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A resolution for a mechanical revolution

January 8, 2014
By Larry DeHays , Fort Myers Beach Bulletin, Fort Myers Beach Observer

In the car business, revolution means the turning of the engine. Keeping it up is a good thing. To a politico, it means to stop doing what you're doing and start doing it his way. Keeping it up is a bad thing. It's good to get a definition nailed down before we begin to abuse a term.

A resolution is a promise to do, or not do something. Like one of those things you made on New Year's Eve and have already broken. Don't worry, there is still hope.

For instance, if you resolved to join a gym, don't go on a Monday. Mondays are always overcrowded. That's because everyone makes resolutions on a weekend to start their new life on Monday. So you see, you have 52 chances during one year to make a resolution stick. To heck with New Year's Eve. Some resolutions are easy, like quitting tobacco. It was so easy I did it hundreds of times. Restarting was even easier. It took a lot of revolutions of the cycle before it finally stuck. Some things are easier to do, like bringing peace to the Middle East, for instance. But let's stick to things that can be done without explosives.

Let's say, for instance, you resolve to get some things fixed on your car this year. If you're really bad about keeping resolutions you might get one thing fixed during the year. If you're really good at it you'll get 52 things fixed on 52 Mondays, or 26 things fixed twice. Most of us are somewhere in the middle. Some of us drive it till it quits, and then fix it. We're born quitters, unless we're supposed to quit, then we're born continuers. We need a revolution to shake up our habits.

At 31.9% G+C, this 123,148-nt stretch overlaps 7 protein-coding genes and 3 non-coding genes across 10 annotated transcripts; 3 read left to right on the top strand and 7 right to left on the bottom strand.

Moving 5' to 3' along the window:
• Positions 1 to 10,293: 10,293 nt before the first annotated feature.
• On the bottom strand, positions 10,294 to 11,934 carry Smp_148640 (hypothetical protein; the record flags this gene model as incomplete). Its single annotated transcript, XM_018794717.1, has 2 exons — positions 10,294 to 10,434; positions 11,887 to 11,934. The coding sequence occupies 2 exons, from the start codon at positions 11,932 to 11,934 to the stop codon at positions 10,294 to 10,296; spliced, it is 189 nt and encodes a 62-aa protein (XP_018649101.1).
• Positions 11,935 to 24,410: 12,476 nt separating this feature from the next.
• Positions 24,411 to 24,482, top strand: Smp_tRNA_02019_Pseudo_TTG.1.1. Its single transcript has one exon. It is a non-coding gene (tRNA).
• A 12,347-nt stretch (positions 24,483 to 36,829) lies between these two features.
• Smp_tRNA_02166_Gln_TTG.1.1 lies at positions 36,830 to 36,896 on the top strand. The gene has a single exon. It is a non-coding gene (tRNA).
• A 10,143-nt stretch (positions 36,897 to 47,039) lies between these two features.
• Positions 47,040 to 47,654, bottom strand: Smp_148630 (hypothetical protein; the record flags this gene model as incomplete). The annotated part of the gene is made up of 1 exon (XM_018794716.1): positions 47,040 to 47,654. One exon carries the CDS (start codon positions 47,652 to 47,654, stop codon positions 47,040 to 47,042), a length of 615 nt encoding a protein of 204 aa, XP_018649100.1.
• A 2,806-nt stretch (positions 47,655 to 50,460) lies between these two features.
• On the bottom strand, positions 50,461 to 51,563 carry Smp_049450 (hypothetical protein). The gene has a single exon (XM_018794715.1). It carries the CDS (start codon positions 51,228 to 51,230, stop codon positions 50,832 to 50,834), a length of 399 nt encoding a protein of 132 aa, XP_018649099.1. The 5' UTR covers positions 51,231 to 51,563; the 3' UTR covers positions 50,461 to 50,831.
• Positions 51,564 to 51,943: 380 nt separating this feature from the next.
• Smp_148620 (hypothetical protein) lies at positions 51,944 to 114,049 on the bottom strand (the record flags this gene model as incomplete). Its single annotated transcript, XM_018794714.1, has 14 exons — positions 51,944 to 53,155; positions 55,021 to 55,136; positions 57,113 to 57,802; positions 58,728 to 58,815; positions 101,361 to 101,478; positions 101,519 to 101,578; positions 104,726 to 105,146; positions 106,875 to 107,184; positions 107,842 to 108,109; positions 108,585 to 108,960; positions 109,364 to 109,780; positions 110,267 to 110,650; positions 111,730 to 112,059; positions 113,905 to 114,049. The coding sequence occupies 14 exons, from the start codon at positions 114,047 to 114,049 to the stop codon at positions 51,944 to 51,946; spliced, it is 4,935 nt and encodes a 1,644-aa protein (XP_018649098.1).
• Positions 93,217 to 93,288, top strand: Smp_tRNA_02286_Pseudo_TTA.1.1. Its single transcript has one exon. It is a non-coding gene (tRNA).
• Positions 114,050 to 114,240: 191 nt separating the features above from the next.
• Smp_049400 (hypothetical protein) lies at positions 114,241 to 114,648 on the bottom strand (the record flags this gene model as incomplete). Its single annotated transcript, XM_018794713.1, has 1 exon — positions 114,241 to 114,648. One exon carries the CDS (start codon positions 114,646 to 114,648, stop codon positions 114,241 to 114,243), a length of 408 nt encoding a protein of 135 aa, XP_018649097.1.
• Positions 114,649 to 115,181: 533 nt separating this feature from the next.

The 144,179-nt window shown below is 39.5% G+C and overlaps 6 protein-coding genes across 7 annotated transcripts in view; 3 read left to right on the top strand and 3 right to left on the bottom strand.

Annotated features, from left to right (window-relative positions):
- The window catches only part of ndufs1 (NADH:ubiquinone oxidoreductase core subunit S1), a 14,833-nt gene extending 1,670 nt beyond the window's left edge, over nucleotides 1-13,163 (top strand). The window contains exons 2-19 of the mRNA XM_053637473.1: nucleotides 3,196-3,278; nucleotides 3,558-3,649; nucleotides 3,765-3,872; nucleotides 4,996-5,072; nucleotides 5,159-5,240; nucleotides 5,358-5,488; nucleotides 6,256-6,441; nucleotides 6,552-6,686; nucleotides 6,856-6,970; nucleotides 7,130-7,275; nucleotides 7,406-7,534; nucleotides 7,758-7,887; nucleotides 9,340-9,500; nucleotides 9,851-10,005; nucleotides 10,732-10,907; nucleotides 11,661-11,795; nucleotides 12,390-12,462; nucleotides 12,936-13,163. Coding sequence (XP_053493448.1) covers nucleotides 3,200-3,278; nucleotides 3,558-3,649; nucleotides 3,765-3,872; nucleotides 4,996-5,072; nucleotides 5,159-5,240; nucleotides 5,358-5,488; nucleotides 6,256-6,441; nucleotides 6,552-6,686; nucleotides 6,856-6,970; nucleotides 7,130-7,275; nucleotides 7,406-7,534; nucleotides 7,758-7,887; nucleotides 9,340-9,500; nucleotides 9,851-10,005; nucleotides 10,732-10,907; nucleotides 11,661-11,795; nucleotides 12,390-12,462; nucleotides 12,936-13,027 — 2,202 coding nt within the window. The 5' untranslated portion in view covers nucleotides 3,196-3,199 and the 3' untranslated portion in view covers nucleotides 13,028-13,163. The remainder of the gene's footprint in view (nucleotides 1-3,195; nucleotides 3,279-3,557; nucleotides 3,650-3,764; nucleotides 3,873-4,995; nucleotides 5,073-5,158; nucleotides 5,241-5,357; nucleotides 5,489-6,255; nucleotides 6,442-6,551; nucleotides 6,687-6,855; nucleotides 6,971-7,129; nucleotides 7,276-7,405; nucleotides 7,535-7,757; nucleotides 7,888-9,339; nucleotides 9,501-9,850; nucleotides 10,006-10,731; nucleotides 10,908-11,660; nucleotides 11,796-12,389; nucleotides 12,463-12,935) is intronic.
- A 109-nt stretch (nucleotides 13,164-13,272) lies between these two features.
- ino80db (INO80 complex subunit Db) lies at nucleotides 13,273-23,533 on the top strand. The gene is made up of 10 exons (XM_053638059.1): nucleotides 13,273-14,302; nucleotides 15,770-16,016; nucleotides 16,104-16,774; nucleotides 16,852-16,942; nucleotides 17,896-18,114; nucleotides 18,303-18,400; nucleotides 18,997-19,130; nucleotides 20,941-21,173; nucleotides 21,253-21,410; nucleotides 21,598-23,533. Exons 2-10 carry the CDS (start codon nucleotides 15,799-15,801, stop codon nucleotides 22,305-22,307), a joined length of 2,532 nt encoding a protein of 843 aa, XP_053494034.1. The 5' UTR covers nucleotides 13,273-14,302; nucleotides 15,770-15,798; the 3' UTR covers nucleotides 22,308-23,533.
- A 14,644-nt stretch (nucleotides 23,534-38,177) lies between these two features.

Fortunately, I have a plan. Or more exactly, I made a resolution to formulate a plan after Jan. 1, but I put it off till Monday. I didn't say which Monday. I'll get back to you on that.

Concerning car repairs, I do have a plan. Fixing cars is easier than changing bad habits. You don't use a "carrot and stick" technique on machinery. You use logic. A cattle-prod might stop a bad behavior in an organism, but applied to a machine it is guaranteed to get a bad result. Computer control systems turned to toast, for instance. Machines may be loved or hated by us, but they don't return the favor. They really don't care. You can't talk to them like they were a flower or something. In fact, machines have resolved to have a revolution. They have selected me to present their manifesto. To wit:

"We the machines, in the course of human endeavors, hold these truths to be self evident; that mechanical devises are designed and built by humans, with all of their (human) inherent faults, and are therefore not perfect; that they are made of materials which age, and wear one against the other, requiring occasional lubrication and adjustment by humans; that they cannot be expected to last forever, or to operate with no signs of aging as they do their jobs; that they exist to serve mankind, but depend on human care and protection for their very survival; that they may become obsolete, sometimes quickly, which is not their fault and does not render them useless; that even if they become tired and worn, stored away homeless, in huddled masses, yearning to be free to work again, that people will care for them; that when their work here is done they will be recycled, ashes to ashes, dust to dust, steel to slag, plastic to park benches and engine computers to smart phones. So say we all."

I know that some machines are now made by robots, so don't go there. We made the robots. I hope.



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